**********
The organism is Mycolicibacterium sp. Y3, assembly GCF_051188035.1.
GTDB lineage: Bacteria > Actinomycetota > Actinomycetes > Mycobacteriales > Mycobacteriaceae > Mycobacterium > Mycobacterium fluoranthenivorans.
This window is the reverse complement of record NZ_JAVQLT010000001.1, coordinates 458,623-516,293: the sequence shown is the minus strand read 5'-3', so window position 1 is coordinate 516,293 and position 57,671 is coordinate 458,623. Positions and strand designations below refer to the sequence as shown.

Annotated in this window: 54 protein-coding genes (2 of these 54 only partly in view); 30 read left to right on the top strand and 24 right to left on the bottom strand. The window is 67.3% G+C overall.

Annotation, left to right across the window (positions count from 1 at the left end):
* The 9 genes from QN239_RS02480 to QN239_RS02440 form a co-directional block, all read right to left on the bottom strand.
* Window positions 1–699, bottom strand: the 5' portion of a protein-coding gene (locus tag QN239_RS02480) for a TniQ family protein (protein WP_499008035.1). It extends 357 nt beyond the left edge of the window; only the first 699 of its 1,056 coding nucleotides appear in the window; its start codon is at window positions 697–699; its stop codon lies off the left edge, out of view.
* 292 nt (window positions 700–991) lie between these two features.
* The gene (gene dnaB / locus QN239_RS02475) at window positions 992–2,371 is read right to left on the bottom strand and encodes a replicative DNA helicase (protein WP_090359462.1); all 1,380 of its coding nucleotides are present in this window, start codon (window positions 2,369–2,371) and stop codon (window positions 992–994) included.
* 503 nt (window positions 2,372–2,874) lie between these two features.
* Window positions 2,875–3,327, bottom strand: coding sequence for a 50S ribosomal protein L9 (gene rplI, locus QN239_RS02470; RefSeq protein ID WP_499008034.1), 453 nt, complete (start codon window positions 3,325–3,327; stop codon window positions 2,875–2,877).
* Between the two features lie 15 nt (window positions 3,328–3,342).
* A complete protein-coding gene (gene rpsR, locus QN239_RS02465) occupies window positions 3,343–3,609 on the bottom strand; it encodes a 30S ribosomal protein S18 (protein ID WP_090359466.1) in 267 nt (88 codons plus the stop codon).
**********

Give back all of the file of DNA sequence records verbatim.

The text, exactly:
The organism is Mycolicibacterium sp. Y3, assembly GCF_051188035.1.
GTDB lineage: Bacteria > Actinomycetota > Actinomycetes > Mycobacteriales > Mycobacteriaceae > Mycobacterium > Mycobacterium fluoranthenivorans.
This window is the reverse complement of record NZ_JAVQLT010000001.1, coordinates 458,623-516,293: the sequence shown is the minus strand read 5'-3', so window position 1 is coordinate 516,293 and position 57,671 is coordinate 458,623. Positions and strand designations below refer to the sequence as shown.

Annotated in this window: 54 protein-coding genes (2 of these 54 only partly in view); 30 read left to right on the top strand and 24 right to left on the bottom strand. The window is 67.3% G+C overall.

Annotation, left to right across the window (positions count from 1 at the left end):
* The 9 genes from QN239_RS02480 to QN239_RS02440 form a co-directional block, all read right to left on the bottom strand.
* Window positions 1–699, bottom strand: the 5' portion of a protein-coding gene (locus tag QN239_RS02480) for a TniQ family protein (protein WP_499008035.1). It extends 357 nt beyond the left edge of the window; only the first 699 of its 1,056 coding nucleotides appear in the window; its start codon is at window positions 697–699; its stop codon lies off the left edge, out of view.
* 292 nt (window positions 700–991) lie between these two features.
* The gene (gene dnaB / locus QN239_RS02475) at window positions 992–2,371 is read right to left on the bottom strand and encodes a replicative DNA helicase (protein WP_090359462.1); all 1,380 of its coding nucleotides are present in this window, start codon (window positions 2,369–2,371) and stop codon (window positions 992–994) included.
* 503 nt (window positions 2,372–2,874) lie between these two features.
* Window positions 2,875–3,327, bottom strand: coding sequence for a 50S ribosomal protein L9 (gene rplI, locus QN239_RS02470; RefSeq protein ID WP_499008034.1), 453 nt, complete (start codon window positions 3,325–3,327; stop codon window positions 2,875–2,877).
* Between the two features lie 15 nt (window positions 3,328–3,342).
* A complete protein-coding gene (gene rpsR, locus QN239_RS02465) occupies window positions 3,343–3,609 on the bottom strand; it encodes a 30S ribosomal protein S18 (protein ID WP_090359466.1) in 267 nt (88 codons plus the stop codon).